Diagnosing and Treating Equine Sinus Diseases
Your horse’s sinus cavities are complex: A variety of caverns of different sizes and shapes rest just behind the bones of his face, surrounded by soft tissue and abutting his molars. This makes diagnosing and managing equine sinus diseases challenging for veterinarians. In fact, an estimated 47% of horses that undergo sinus surgery reportedly develop some type of postoperative complication.
Before delving into common causes of sinus disease during his presentation at the 2017 American Association of Equine Practitioners Convention, held Nov. 17-21 in San Antonio, Texas, José García-López, VMD, Dipl. ACVS, ACVSMR, reviewed the paranasal sinus anatomy for attendees. García-López, who is director of Equine Sports Medicine from the Tufts University Cummings School of Veterinary Medicine, in North Grafton, Massachusetts, described the frontal, conchal, maxillary, and sphenopalatine cavities, along with the normal “communications” between them (how they’re connected and drain into one another). He did note that there are some “funky crevices” that allow materials to hide, and accessing those areas can be difficult for veterinarians.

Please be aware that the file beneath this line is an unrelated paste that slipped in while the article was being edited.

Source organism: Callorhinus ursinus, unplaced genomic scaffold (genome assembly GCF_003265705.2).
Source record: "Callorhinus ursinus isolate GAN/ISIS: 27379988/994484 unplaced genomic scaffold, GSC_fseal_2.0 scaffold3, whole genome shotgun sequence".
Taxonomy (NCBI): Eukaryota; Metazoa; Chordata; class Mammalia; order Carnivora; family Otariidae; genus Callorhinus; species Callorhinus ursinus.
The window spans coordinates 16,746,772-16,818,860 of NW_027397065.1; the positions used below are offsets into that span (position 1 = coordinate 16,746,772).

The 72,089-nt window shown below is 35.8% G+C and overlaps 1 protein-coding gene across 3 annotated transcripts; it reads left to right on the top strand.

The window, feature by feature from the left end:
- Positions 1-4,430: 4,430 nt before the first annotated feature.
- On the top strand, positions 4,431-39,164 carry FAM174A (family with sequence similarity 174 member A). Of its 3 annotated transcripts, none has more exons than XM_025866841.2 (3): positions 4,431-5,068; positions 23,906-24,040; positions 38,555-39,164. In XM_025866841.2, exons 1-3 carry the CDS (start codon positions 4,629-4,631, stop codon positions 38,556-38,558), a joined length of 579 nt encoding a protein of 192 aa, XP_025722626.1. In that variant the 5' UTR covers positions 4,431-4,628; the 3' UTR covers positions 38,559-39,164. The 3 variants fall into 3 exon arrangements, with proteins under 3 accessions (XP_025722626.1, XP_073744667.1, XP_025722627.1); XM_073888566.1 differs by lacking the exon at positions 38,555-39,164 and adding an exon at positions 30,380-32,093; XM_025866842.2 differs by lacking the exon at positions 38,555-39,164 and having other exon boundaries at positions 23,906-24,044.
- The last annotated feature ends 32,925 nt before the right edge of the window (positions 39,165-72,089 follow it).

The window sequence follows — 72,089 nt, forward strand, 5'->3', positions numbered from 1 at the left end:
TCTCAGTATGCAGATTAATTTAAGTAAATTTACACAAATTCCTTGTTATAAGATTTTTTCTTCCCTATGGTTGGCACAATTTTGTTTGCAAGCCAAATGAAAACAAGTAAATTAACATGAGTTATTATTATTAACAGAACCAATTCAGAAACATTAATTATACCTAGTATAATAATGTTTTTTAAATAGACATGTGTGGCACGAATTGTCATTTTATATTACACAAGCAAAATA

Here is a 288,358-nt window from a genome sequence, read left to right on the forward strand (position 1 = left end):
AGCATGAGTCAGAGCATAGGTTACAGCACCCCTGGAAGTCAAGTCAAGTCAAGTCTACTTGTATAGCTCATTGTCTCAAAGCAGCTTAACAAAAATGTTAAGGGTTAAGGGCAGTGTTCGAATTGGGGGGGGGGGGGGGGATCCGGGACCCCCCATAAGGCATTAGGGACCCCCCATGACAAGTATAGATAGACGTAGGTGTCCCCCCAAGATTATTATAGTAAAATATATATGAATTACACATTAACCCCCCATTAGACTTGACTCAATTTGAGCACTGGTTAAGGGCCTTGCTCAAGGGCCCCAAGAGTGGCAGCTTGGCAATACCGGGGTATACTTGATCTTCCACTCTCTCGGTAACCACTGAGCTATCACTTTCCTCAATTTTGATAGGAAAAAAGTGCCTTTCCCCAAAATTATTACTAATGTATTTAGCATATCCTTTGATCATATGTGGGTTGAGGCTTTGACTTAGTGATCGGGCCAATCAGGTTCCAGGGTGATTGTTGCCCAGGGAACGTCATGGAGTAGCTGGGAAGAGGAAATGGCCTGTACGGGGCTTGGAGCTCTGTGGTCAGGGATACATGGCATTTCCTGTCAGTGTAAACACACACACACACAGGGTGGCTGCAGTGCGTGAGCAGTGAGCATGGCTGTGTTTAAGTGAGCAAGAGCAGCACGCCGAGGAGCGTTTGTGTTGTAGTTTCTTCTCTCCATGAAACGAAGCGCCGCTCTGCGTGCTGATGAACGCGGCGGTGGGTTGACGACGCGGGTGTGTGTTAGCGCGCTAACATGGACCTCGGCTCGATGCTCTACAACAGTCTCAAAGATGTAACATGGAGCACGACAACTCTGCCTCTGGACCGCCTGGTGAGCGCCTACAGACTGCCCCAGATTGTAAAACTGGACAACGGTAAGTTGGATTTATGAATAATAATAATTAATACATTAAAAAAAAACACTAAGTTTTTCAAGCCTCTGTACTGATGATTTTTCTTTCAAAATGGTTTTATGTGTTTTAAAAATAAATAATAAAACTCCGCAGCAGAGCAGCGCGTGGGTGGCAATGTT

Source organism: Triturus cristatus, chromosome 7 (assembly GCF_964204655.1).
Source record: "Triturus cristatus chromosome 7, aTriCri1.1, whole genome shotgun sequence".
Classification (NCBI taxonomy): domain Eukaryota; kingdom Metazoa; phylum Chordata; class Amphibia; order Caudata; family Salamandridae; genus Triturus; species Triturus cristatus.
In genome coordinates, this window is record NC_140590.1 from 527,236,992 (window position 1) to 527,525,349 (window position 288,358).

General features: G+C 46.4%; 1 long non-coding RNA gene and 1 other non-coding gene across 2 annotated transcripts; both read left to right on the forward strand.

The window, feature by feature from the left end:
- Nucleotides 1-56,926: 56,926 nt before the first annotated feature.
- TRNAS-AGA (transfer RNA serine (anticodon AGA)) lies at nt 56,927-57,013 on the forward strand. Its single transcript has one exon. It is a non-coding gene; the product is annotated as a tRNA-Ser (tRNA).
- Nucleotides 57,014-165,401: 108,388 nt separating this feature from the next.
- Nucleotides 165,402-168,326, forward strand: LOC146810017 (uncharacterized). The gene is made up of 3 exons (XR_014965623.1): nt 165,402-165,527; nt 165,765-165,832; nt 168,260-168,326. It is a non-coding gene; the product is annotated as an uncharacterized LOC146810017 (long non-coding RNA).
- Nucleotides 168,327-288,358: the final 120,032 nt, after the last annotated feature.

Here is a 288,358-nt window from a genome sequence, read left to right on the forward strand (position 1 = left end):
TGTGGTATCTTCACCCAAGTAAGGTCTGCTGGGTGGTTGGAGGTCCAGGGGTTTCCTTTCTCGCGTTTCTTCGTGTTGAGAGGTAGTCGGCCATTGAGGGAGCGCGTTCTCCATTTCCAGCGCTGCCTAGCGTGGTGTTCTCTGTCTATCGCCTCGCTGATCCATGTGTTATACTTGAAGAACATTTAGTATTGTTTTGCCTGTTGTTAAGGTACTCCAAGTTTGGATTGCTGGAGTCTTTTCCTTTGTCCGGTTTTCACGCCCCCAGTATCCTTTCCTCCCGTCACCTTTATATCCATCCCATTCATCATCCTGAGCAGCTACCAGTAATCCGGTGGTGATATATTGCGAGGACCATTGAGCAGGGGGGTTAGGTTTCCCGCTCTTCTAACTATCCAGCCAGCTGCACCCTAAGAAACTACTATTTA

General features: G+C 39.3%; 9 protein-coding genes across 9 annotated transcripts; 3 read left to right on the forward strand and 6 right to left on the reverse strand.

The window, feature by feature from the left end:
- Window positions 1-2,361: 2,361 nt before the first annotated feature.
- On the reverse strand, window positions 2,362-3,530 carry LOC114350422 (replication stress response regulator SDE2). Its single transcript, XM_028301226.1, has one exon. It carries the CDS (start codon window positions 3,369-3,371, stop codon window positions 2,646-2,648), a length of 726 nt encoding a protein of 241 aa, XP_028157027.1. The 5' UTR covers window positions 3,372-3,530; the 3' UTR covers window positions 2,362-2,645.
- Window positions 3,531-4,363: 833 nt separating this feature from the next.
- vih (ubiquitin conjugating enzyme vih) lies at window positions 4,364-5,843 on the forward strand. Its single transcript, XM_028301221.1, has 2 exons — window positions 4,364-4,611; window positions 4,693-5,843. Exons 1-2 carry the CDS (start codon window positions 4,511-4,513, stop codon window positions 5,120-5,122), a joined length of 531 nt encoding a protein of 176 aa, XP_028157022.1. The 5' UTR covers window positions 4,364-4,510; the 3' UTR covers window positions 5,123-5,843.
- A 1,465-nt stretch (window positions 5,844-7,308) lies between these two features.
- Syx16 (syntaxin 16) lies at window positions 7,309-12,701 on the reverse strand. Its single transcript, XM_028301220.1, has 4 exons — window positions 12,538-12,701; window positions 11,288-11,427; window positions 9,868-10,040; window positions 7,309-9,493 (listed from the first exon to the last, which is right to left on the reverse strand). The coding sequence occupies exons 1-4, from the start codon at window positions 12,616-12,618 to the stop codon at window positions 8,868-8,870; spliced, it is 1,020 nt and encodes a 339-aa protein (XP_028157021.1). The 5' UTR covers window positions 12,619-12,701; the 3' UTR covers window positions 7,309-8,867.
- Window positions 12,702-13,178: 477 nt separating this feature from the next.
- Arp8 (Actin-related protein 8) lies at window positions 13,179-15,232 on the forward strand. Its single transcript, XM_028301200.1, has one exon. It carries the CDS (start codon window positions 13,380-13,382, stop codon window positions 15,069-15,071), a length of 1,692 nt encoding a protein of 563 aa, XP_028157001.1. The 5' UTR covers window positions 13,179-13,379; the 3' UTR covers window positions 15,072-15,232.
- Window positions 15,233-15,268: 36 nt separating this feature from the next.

“When approaching horses with sinus disease, it is important to know where the communications are between the various sinuses,” emphasized
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